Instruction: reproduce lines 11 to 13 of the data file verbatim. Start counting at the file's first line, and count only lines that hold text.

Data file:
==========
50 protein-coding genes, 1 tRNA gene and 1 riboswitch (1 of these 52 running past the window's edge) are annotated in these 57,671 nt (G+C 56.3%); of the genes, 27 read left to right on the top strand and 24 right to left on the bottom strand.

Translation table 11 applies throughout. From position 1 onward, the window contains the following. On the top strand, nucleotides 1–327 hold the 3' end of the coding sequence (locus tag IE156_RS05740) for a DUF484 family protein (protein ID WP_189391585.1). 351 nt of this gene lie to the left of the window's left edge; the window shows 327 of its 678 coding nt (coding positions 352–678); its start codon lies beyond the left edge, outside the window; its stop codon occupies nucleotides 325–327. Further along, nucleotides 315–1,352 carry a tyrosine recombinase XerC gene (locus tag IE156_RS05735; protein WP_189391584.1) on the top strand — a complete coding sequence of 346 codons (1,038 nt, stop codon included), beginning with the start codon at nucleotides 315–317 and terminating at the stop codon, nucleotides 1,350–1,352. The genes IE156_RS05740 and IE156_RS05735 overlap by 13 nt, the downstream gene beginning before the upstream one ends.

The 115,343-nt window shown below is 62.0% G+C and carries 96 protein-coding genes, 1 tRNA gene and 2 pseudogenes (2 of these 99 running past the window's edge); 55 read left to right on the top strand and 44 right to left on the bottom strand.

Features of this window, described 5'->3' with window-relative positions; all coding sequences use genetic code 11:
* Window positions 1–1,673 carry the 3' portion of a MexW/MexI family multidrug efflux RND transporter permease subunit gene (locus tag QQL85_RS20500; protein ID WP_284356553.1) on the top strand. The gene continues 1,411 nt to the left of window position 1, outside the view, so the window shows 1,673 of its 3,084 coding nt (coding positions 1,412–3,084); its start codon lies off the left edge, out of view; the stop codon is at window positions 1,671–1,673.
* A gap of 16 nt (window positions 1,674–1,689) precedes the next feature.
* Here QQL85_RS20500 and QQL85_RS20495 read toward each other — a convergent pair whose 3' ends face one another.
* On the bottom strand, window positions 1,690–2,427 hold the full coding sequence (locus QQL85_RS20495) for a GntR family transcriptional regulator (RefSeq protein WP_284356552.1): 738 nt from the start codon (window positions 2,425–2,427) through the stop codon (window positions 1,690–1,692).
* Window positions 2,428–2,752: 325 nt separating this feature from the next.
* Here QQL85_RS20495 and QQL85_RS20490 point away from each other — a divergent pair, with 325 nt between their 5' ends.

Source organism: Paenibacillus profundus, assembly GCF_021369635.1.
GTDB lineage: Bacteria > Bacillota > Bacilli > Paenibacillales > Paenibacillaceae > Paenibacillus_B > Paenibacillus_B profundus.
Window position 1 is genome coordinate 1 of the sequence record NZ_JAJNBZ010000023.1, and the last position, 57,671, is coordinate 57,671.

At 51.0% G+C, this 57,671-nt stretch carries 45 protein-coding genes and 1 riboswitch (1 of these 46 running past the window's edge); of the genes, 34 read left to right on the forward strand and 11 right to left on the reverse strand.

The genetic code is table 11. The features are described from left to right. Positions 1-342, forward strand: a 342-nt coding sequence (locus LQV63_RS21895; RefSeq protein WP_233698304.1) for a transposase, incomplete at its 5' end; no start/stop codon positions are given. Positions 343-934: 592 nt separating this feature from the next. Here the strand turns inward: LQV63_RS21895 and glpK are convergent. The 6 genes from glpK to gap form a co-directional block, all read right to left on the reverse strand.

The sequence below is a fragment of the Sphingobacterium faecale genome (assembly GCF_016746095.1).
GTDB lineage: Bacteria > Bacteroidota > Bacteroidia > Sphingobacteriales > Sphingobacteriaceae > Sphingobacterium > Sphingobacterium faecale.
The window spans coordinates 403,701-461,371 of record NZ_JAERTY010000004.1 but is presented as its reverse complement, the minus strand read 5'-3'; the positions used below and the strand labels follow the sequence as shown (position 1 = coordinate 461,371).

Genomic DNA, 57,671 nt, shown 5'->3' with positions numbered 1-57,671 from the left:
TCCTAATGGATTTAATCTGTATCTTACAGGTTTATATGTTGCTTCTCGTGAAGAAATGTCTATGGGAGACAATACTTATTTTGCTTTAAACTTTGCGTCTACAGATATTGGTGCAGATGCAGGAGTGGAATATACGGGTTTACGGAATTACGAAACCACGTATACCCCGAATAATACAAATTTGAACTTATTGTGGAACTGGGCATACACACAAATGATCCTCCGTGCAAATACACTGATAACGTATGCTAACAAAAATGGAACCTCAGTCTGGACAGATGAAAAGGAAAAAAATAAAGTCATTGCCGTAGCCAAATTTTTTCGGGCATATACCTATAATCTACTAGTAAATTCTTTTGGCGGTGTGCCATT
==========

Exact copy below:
Source organism: Paenibacillus profundus, assembly GCF_021369635.1.
GTDB lineage: Bacteria > Bacillota > Bacilli > Paenibacillales > Paenibacillaceae > Paenibacillus_B > Paenibacillus_B profundus.
Window position 1 is genome coordinate 1 of the sequence record NZ_JAJNBZ010000023.1, and the last position, 57,671, is coordinate 57,671.